Don’s February Collector’s Series Top Picks

Casa_Silva_Microterroir_Carmenere-2005Nobody makes better Carmenère than the legendary “King of Carmenère,” Mario Geise, and we know of no better Carmenère than the 2005 Casa Silva Microterroir.  Critics have dubbed the iconic 2005 Casa Silva Microterroir “the ultimate Carmenère,” which no doubt solidifies Geise’s reputation for fashioning knockout, full-flavored Carmenère.

This wine’s saturated purple color, seductive perfume of blue and black fruits, and layer upon layer of complex ripe fruit, chocolate, and spice flavors earn the 2005 Microterroir this month’s Collector Series Top Pick. Elegant, opulent, and powerful all at once, the 2005 Microterroir from a tiny plot in Casa Silva’s Los Lingues Vineyard is as good as it gets.  Enjoy!

Salute!
Don

Don’s February Premier Series Top Picks

mischief_maker_2010This month’s Premier Series offers a formidable line-up of wines from four different countries on three continents: wines from France, Argentina, Chile and South Africa all make their appearance and each offers something special.  Yet, only one gets to be Top Pick, and this month’s Top Pick goes to Mary-Lou Nash’s 2010 Black Pearl Mischief Maker Shiraz.  Mary-Lou makes Black Pearl wines in tiny quantities with tender loving care from her 11 acre property.  Best of all she has the knack for imbuing her wines with the beauty and wonder of the natural landscape of Africa’s Western Cape, which surrounds her perfectly tended vineyard.  Moreover, Mischief Maker reveals a polished purity and sophistication that’s often missing in other South African wines.  Opulent fruit flavors married to ripe tannins make this finely crafted Shiraz an absolute pleasure to drink.  Enjoy!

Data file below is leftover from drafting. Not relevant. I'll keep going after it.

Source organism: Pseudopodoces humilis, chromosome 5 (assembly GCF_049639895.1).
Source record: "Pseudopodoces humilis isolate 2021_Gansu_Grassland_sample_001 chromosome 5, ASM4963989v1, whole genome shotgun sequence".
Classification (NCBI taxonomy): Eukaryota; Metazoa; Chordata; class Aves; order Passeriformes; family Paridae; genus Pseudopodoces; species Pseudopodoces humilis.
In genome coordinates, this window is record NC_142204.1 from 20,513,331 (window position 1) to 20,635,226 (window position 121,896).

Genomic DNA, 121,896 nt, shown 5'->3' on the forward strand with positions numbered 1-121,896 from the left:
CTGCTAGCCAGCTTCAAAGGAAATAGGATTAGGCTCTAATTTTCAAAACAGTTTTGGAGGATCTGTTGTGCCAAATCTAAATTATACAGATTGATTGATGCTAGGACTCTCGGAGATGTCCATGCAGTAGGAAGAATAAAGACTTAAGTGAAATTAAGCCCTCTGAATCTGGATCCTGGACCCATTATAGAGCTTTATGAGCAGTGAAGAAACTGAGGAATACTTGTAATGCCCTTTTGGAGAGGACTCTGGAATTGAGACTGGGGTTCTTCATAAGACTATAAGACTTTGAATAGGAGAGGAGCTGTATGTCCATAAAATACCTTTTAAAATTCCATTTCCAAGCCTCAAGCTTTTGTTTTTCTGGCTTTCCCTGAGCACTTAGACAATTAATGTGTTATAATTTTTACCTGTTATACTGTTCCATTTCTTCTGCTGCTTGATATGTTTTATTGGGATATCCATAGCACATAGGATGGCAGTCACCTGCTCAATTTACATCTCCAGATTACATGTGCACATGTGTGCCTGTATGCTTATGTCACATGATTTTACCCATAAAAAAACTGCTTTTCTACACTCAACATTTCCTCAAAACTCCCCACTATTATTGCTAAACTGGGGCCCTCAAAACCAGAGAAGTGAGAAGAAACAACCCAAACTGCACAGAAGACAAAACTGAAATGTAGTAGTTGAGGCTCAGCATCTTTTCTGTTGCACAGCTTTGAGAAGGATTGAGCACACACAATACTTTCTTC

Salute!
Don

Should You Be Chilling Your Red Wine?

red wineThe answer to the question is an unequivocal yes, and no. The traditional adage says to serve white wines cold and red wines at room temperature, but traditional wisdom appears out of synch with recent studies that indicate the temperature range most of us prefer to drink red wines is much cooler than room temperature in most contemporary American homes and restaurants.  But first and foremost, what is room temperature?  Room temperature varies from season to season and locale to locale.  In addition, the term doesn’t take into account modern heating and air conditioning, which greatly alter the temperature of a room.  Moreover, when the conventional wisdom of serving red wine at room temperature came into vague in England and France centuries ago, room temperature was 55°- 62° F most of the year, if you were lucky.

Not surprisingly, university studies confirm that the vast majority of wine drinkers garner the most flavor and pleasure from red wines consumed between 55°- 65° F, which is decidedly cooler than room temperature in most American homes.  Consequently, the term room temperature is useless to most of us today with central heating and air conditioning.  If one wants to enjoy a good bottle of red wine in July in Arizona or Southern California, room temperature will hardly make the grade, so why not put the bottle of red wine in the refrigerator for 20 minutes to bring it down below 65° F.  And there’s no law that says you can’t chill red wine further, if you prefer it that way.  One wine drinker’s loss of flavor is another’s perfect potion, so as you like it.

Salute!
Don

 

Don’t forget that you can order your favorite wines at www.WineMonthClub.com

Flat Iron Steaks with Blue Cheese Butter